Mood swings are intense, sudden changes in temperament that may seem out of line with the situation. Chronic and severe mood swings are a psychological disorder, a health problem every bit as real as a physical ailment.
In fact, they're sometimes the result of a physiological problem, like a premenstrual syndrome (PMS). And just like a physiological problem, they can be treated. Continue reading to learn the ins and outs of mood swings.
Menopausal women undergoing hormonal replacement therapy (HRT) may experience adverse mood swings, an effect which is more severe in women with a history of PMS.
Mood swings can be produced by a great variety of causes. However, when women approach menopause, the main cause is hormonal imbalance. The fluctuation in estrogen levels produces changes not only in body functioning, but also in mental health. Likewise, mood swings often occur at other times when hormone levels are out of balance, which is why many women experience them as a part of PMS.
There are many potential causes of mood swings, but they are grouped in two: psychological and physiological causes. The most important thing in getting the right treatment for mood swings is to find out whether your problem is psychological, physiological, or a combination of both.
Mood swings caused by bipolar disorder should be treated by a psychiatrist. In contrast, stress, overwork, and fatigue should be managed by scheduling rest and leisure time and integrating an exercise program into your life. Keep in mind that in most cases, a combination of psychological and physiological treatments is the best option to manage mood swings.
Estrogen and other hormones play a role in regulating the body's neurotransmitters. When hormone levels fluctuate, mood often follows. Because mood swings are often caused by low hormone levels, a hormone-balancing program is a good solution for many.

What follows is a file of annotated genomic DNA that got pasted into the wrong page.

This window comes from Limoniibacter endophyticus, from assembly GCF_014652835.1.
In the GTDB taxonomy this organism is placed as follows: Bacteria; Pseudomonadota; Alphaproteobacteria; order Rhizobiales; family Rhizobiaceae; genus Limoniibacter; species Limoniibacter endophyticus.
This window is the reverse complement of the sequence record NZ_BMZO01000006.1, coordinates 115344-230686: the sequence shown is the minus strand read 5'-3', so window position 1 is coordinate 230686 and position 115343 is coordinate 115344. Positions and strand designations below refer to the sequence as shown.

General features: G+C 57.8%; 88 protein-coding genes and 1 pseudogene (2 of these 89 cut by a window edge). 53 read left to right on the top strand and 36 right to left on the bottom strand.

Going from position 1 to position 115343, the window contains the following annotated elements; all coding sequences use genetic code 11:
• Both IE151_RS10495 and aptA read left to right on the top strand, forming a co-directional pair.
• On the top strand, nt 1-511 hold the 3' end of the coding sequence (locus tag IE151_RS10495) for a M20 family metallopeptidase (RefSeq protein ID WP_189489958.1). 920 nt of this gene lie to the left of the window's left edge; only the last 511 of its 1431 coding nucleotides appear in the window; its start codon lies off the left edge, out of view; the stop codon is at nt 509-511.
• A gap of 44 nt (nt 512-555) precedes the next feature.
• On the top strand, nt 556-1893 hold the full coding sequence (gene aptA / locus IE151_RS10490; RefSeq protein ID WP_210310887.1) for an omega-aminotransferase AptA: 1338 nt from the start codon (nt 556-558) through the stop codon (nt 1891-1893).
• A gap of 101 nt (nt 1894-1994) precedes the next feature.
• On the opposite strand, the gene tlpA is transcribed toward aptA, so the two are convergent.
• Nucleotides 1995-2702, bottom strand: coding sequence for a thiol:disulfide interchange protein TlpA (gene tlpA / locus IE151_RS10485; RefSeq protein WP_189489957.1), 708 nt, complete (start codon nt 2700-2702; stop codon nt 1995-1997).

Mood swings are typically just an indication of a decline in estrogen levels. Therefore, the best and most effective way to treat mood swings is to control its root cause and balance hormone levels.
Three approaches for the treatment of mood swings
There are three levels of treatments for mood swings:
- (1) Lifestyle changes,
- (2) Alternative medicine
- (3) Medications.
It is recommended to start with the least risky approach, lifestyle changes, and go on to riskier approaches only if necessary.
The first level involves no risk but may be the hardest way to go. You'll have to change many habits of your daily life, so if you are considering this approach, you will need a positive outlook and strong motivation.
Nonetheless, techniques for stress reduction (e.g., yoga), a diet rich in estrogenic food (soy, alfalfa, cherries, rice, and yams), or even becoming more fit by doing regular exercises will have positive effects on the treatment of mood swings.
It's not easy to follow through with this approach, which is why you might want to consider the next level of treatment. Alternative medicine can also serve as a way to balance hormone levels and treat mood swings.
Alternative approaches involve little or no risk and can be considered the safest way to treat mood swings. In this approach, herbal remedies are the most effective option.
There are basically two types of herbs to treat mood swings: phytoestrogenic and hormone-regulating herbs. Phytoestrogenic herbs (e.g., soy, black cohosh) contain plant estrogens. Therefore, these herbs replace the missing estrogen; unfortunately, phytoestrogenic herbs may make the body less able to produce its own hormones if used over a long period of time.
Unlike phytoestrogenic herbs, hormone-regulating herbs don't contain any estrogen. Instead, these herbs nourish your hormonal glands for healthy production of your own natural hormones. This ultimately ends up balancing overall hormone levels. Due to this, hormone-regulating herbs, like Macafem, can be considered the safest way of naturally treating mood swings.
From Nature & Health magazine, Dr. Gloria Chacon says:
A combination of approaches is a good route to take for many women. Lifestyle changes combined with alternative medicine will likely take care of mood swings in a more efficient way than either approach alone.
Interventions at the third level involve the highest risk and often the highest costs, and they are often not necessary to manage typical mood swings. The most common drug therapy in the U.S. for the treatment of mood swings, especially during the menopause transition, is hormone replacement therapy (HRT). There's no doubt that this is the quickest and strongest way to combat hormonal imbalance; unfortunately, it entails serious side effects and increases the risk of different types of cancer.
Remember that these three levels of approaches are not mutually exclusive. You can use different approaches at different times or combine several at the same time. Nowadays, more and more women are finding that the best treatment for mood swings during menopause is accomplished via a combination of healthy lifestyle and alternative treatments.